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Research continues to link statin therapy to CoQ10 losses.
New cholesterol treatment guidelines proposed by the American Heart Association could very well double the amount of U.S. consumers who take statins. But more statin use may also mean more sales of coenzyme Q10 (CoQ10) supplements-because research continues to link statin therapy to low CoQ10 levels.
The body uses CoQ10 for energy and cell growth, and as an antioxidant.
To assess the effect of CoQ10 supplements on statin users, Taiwanese researchers recruited 51 statin users with coronary artery disease and assigned them to a daily CoQ10 supplement or placebo for 12 weeks. In as little as four weeks, CoQ10 levels increased five-fold in the supplemented group compared to placebo. Markers of inflammation also improved, and vitamin E levels increased in proportion to increases in blood CoQ10.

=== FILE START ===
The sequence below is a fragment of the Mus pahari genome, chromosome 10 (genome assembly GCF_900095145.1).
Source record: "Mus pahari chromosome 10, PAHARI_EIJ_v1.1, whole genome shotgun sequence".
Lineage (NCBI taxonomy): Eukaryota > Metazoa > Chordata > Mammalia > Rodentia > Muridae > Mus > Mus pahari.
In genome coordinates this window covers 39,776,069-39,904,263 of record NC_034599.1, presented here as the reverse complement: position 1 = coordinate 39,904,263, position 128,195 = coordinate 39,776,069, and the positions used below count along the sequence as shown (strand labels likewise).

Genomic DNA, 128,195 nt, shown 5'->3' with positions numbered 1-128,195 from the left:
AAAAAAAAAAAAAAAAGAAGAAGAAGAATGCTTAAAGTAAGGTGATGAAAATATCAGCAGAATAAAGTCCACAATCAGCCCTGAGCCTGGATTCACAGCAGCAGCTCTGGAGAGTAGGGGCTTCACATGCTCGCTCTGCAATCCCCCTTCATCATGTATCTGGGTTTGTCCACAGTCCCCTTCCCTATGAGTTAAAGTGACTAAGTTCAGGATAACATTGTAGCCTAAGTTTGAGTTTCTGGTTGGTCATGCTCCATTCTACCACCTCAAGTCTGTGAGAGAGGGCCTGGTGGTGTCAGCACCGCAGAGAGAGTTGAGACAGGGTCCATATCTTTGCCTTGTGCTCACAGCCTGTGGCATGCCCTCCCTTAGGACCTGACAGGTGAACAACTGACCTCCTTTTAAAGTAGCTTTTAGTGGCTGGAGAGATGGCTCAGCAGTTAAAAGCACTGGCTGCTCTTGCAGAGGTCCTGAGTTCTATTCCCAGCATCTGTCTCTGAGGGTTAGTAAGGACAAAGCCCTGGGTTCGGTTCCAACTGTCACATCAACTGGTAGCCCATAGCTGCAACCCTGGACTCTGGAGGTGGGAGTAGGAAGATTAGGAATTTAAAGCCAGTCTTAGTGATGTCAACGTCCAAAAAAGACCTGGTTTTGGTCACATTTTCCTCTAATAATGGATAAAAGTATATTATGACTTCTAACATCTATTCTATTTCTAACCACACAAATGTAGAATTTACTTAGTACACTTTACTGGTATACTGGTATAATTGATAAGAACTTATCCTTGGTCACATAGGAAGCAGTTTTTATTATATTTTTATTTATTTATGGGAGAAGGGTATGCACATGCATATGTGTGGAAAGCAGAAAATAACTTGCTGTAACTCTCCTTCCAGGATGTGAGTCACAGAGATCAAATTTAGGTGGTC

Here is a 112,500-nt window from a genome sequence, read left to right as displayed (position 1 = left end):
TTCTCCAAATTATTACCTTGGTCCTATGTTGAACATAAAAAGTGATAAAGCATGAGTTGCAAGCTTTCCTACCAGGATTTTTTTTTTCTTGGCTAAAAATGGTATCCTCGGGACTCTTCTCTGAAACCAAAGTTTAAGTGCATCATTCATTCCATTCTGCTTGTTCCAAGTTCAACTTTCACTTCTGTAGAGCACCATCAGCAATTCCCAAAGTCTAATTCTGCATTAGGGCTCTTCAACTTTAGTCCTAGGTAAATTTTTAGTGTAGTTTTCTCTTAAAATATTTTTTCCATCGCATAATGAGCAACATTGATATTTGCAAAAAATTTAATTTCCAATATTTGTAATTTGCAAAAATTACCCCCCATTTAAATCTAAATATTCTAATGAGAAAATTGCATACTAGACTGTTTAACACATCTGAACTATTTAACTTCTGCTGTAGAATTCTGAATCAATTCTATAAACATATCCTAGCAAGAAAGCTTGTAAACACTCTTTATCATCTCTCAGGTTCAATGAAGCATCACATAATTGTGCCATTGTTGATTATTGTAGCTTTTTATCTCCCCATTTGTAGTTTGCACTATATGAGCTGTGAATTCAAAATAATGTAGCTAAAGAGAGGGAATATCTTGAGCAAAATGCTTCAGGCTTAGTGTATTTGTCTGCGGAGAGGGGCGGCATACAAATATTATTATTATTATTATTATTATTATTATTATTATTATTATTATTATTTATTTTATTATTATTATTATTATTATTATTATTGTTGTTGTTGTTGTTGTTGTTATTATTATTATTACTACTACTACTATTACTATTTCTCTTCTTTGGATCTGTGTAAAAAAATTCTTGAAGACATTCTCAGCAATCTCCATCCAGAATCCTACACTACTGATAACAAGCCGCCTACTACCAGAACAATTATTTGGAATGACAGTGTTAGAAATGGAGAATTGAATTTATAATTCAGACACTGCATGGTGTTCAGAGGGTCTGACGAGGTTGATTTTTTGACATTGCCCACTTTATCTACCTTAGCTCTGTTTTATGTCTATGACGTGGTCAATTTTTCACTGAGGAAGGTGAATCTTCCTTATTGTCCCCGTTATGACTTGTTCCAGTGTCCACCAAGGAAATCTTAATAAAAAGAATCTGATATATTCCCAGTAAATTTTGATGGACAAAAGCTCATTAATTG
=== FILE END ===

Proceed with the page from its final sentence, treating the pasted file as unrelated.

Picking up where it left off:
With their new findings reassuring them, the researchers state that CoQ10 appears intimately related to vitamin E because it “not only protects vitamin E against superoxide-driven oxidation, but also regenerates vitamin E during antioxidation processes.”
The researchers designed their study with a daily dose of 300 g of CoQ10, because their previous trial on 150 mg could not induce anti-inflammatory benefit. Both doses, however, did improve CoQ10 blood status.